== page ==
The “American Epic” documentary and the 5-CD set concentrate the regional styles and genres. The documentary is divided into 3 parts, with each focusing on a handful of artists and songs. Herculean efforts were made to track down descendants or first-person associates of the original artists, and their stories bring life to the people behind the old records. The filmmakers concentrated on the music, and avoided the dull academic tone that slows down too many PBS programs. There is a nerdy hip-ness to the whole project, and the technical details of the early recording process are explained enough for a casual music-oriented viewer to understand by not descending too far in the weeds. Above all, these stories tie together music, people and places.

Recording location rather than music type or artist divides the 5-CD set. This makes for more interesting listening, because each of the CDs is its own “mix tape” of genres and artists, alike only in that they were recorded in a particular region of the U.S., and even then not in a single location or studio. That said, the sequencing choice makes more difficult comparisons of artists within a single genre.

Tom Fine pic

 

 

 

 

 

 

 

Engineer Nicholas Bergh, using a system he developed based on his understanding of the original recording process, transferred all of the recordings used in the CD box. A quick comparison of previous reissues of a handful of tunes indicates that Bergh was able to squeeze more fidelity and musical content from the discs, varying from a shade better to much better. It’s worth noting that there is a good bit of overlap between the “American Epic” box set and the classic “Anthology of American Folk Music,” so one can compare the transfer technology and aesthetic evolution over the past 50+ years. There is also some overlap with various Yazoo collections, not surprising since Yazoo owner Richard Nevins contributed rare records from his collections and is thanked in the liner notes.

For a person interested in the true roots of what today is called “roots” music, as well as the original Delta style of blues, and the history of what became country music, this set is invaluable. In some cases, this is the first opportunity to clearly hear the musical subtleties and even decipher the lyrics, since the day the discs were cut. The amply illustrated booklet includes printed lyrics and as close to a first-person description of each artist as the producers were able to find.

The American Epic Sessions” is a bit more of a creative-license undertaking. The documentary producers were clearly enamored with Bergh’s restored recording system, so the logical thing to do, with music-industry bigwigs like Burnett and White involved and a documentary crew in tow, was bring some modern musicians in and cut some 78s. The results are mixed, musically, and the listener must accept the somewhat low-fidelity sound quality captured in the lacquers, but the exercise was net-net successful. I recommend the video documentary over the 2CD music-only set, because it’s interesting to watch modern musicians, accustomed as they are to endless re-takes and overdubs, adjust to the antique one-mic/one-take recording process. Suffice to say, some adapt better than others, but all were able to wax a successful side or two.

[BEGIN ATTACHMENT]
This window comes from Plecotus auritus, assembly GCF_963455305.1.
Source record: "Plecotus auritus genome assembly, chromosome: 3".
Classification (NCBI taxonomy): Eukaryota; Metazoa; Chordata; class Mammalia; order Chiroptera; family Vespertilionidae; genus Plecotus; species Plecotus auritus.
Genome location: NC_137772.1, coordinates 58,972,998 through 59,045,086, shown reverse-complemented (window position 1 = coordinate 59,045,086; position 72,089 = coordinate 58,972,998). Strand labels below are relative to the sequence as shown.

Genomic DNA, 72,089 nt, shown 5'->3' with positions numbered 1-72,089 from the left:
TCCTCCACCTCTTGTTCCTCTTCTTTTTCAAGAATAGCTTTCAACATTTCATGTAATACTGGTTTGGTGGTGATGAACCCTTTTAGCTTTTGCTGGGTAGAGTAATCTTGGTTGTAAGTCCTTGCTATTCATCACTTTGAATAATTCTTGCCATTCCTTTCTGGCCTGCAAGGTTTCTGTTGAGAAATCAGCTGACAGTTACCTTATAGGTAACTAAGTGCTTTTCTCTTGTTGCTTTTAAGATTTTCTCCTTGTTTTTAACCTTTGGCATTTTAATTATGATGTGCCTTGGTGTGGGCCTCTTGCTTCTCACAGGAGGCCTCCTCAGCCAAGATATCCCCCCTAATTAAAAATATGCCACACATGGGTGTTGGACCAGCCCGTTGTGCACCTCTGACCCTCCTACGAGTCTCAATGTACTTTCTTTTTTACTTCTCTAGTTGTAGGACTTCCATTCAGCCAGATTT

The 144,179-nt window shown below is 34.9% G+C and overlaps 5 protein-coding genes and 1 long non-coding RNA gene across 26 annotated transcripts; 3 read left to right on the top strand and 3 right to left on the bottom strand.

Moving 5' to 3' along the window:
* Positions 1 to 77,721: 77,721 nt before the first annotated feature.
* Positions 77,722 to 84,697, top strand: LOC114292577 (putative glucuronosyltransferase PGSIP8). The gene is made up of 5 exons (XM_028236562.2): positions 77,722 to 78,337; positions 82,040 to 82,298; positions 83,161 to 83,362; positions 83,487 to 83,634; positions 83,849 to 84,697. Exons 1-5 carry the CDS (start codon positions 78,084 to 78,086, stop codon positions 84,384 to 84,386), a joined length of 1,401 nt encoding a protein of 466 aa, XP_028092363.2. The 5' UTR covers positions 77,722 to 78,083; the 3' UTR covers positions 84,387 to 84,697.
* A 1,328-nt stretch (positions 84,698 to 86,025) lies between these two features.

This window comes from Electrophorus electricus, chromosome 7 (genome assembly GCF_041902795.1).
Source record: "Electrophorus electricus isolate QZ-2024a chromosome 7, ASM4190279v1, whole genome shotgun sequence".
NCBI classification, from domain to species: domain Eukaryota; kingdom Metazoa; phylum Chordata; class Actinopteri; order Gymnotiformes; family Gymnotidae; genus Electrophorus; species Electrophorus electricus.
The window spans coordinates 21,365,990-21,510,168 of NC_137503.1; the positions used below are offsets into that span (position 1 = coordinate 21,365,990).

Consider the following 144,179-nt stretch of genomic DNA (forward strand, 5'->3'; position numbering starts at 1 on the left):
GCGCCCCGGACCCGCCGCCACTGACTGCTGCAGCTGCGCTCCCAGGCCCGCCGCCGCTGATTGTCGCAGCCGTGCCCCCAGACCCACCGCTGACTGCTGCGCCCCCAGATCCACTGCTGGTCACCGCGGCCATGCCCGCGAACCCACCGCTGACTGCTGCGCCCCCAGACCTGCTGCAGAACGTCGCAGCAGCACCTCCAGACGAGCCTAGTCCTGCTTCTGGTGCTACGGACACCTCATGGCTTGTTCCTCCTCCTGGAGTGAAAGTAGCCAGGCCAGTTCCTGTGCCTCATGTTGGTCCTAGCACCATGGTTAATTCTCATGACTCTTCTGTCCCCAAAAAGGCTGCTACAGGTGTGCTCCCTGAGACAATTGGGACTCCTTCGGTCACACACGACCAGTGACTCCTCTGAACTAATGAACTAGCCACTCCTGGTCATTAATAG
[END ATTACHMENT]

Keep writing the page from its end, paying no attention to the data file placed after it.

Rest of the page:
Overall, the “American Epic” project was an important undertaking, introducing some seminal music to a new audience in a sound quality not heard before, and bringing life to the musical and recording pioneers who first spread the American musical vernaculars out of their local wellsprings. The “Sessions” video and audio aptly demonstrates the conditions and limitations of the early electrical recordings.

Editor’s note: There is also a separate hardcover book, American Epic: When Music Gave America Her Voice, written by series producer Allison McGourty and director Bernard MacMahon, with Elijah Wald (Touchstone, 288 pages). According to colleague Steve Ramm, there is little crossover in terms of illustrations and content between this book and the one accompanying the Sony box set. Please note that the book’s title is listed variously on other sites as American Epic: The First Time America Heard Itself and American Epic: Companion to the TV Series. Also, there have been hints from some quarters that a director’s cut of the PBS series will be issued on Blu-ray later this year, so you may wish to hold off on your purchase of the version covered here. For various compilations associated with the series (but NOT remastered) see our June 2017 Releases of Note.

Reviewed by Tom Fine

 

 

View review July 7th, 2017

SZA – Ctrl

SZA Ctrl
Title: Ctrl

Artist: SZA

Label: Top Dawg Entertainment/RCA

Formats: CD, MP3

Release date: June 9, 2017